In the category DVD Performance, this year’s prize of the International Classical Music Awards (ICMA) has been awarded to Rileggendo Brahms with the Orchestra della Svizzera Italiana conducted by Markus Poschner. This OSI production with the complete Brahms Symphonies has been supported by Helsinn, the orchestra’s international partner, and was published on two DVDs by Sony Classical in December 2016. The live recordings were made during the first season at the LAC Theater in Lugano. Nicola Catto has spoken with Denise Fedeli, OSI’s Artistic-administrative Manager.
How and when this project devoted to the Brahms Symphonies was born?
In May 2013 in Munich, when I was setting up our future collaboration with our new Music Director Markus Poschner. Both we wanted to begin with a great project, articulated over several concerts, to be realized during the opening season of the LAC, Lugano’s new concert hall. After a long discussion, we decided to devote the season 2015/16 to Brahms. Poschner was able to offer a new and personal interpretative approach, matured in years of specific studies on this composer. I could guarantee him a vibrant orchestra, ready for new challenges. I was sure that I would also succeed in involving the Swiss-Italian Television RSI for the video recording and in finding an important label for the publication. From the financial side, we had a certain flexibility, thanks to the new contract with our sponsor Helsinn, signed shortly before.
Which relationship did the orchestra have with this repertoire in the past? With whom had it been performed? And in which way?
The reference conductor for this repertoire was Alain Lombard. Under his tenure the orchestra has quite often played compositions by Brahms. He had a very traditional vision: big sound, majestic tempi, legato phrasing. The result was of great quality, but he didn’t differentiate from the versions that everybody knew and expected. Subsequently, with Mikhail Pletnev, OSI had the opportunity to switch to a more modern Brahms, with less conventional tempi and a more varied phrasing. Poschner’s approach was totally different, focussing on the transparency, and the exploration of the inner voices, taking care of every line, every phrase, every note, to reach a maximum of flexibility, always caring for a fresh interpretation, audacious even, and inspired by a strong creativeness and sensibility.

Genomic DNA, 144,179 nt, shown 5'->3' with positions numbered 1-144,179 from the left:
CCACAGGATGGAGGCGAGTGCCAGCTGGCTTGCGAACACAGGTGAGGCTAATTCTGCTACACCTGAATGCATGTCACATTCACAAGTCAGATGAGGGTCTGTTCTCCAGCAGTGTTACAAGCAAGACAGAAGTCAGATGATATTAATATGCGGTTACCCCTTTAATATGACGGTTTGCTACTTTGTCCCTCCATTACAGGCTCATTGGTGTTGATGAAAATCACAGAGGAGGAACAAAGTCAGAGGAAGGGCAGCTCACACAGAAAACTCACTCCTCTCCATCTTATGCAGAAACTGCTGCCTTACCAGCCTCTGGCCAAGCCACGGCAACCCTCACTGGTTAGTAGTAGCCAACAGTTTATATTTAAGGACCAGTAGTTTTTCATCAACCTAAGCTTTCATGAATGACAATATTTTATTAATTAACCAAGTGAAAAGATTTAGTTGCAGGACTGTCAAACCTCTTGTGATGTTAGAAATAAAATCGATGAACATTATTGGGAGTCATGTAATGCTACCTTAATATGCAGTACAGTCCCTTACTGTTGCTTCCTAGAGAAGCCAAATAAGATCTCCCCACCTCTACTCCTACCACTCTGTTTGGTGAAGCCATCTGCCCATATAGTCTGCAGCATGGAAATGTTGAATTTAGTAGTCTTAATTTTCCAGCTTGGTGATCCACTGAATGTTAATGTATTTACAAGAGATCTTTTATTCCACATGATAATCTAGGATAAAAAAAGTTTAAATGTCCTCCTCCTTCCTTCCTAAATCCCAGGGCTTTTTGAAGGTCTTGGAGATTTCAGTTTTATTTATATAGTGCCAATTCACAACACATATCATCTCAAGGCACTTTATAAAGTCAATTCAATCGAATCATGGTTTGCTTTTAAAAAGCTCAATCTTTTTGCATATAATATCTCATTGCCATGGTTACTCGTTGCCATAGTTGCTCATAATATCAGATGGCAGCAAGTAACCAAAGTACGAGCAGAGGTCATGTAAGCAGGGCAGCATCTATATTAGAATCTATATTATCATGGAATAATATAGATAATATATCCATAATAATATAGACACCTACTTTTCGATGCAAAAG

How did the collaboration with the Brahms Institute in Lübeck work?
Poschner had known the Director of the Brahms Institute, Prof. Sandberger, for many years, and with him he had already deepened every detail. Also, when we went in touch with the Institute, asking for a scientific consulting by Prof. Sandberger, he immediately supported the project and wrote the introduction texts of the various programs. He was available for several interviews and gave us exclusive photographic material.
The sonority imagined by Poschner referred to the orchestra Brahms used to conduct in Meiningen, and this brought us to look for and to purchase some timpani with natural skins, Dresden model, as well as smaller trombones, half way between the modern and the baroque trombone. Naturally, we have worked with the Urtext of the New Complete Brahms Edition (the last volume has been published in 2011 by the Henle Verlag) and we briefed the musicians about the sense and the importance of the whole process. I wish to take this opportunity to thank the RSI, particularly producer Giovanni Conti, director Roberta Pedrini and Tonmeister Wolfgang Müller, because they believed in this project and did the live recording, which is used for the DVDs.
It seems that Poschner’s approach has been applied to other composers, even Mahler and Tchaikovsky?
Indeed we have decided to treat a big part of the romantic repertoire according to the spirit of Rileggendo Brahms. Besides composers close to Brahms, such as Schumann and Mendelssohn, we believe that the chamber vision and the transparency also suit the music of Tchaikovsky and Dvorak. Markus Poschner is convinced that he is able to play part of the Symphonies by Mahler and Bruckner with the normal OSI forces. Bruckner’s Fourth is scheduled for April 2018, and with his First we will open the season 2018/19 at the LAC. I am in line with this philosophy and I encourage it.
How did the orchestra change in the last years, with Poschner’s input?
Poschner has known how to motivate the musicians to give the best of themselves. The orchestra has become used to be incredibly reactive. There is a great attention to mutual listening and to caring for details.
Also in the classical repertoire, particularly Haydn and Mozart, OSI always seeks a particular brilliance and originality. The orchestra has known such a qualitative development, that within a very short time, this brought concrete results on an international level. We now hope that, step by step, other artists will endorse our philosophy and cross the new roads with us.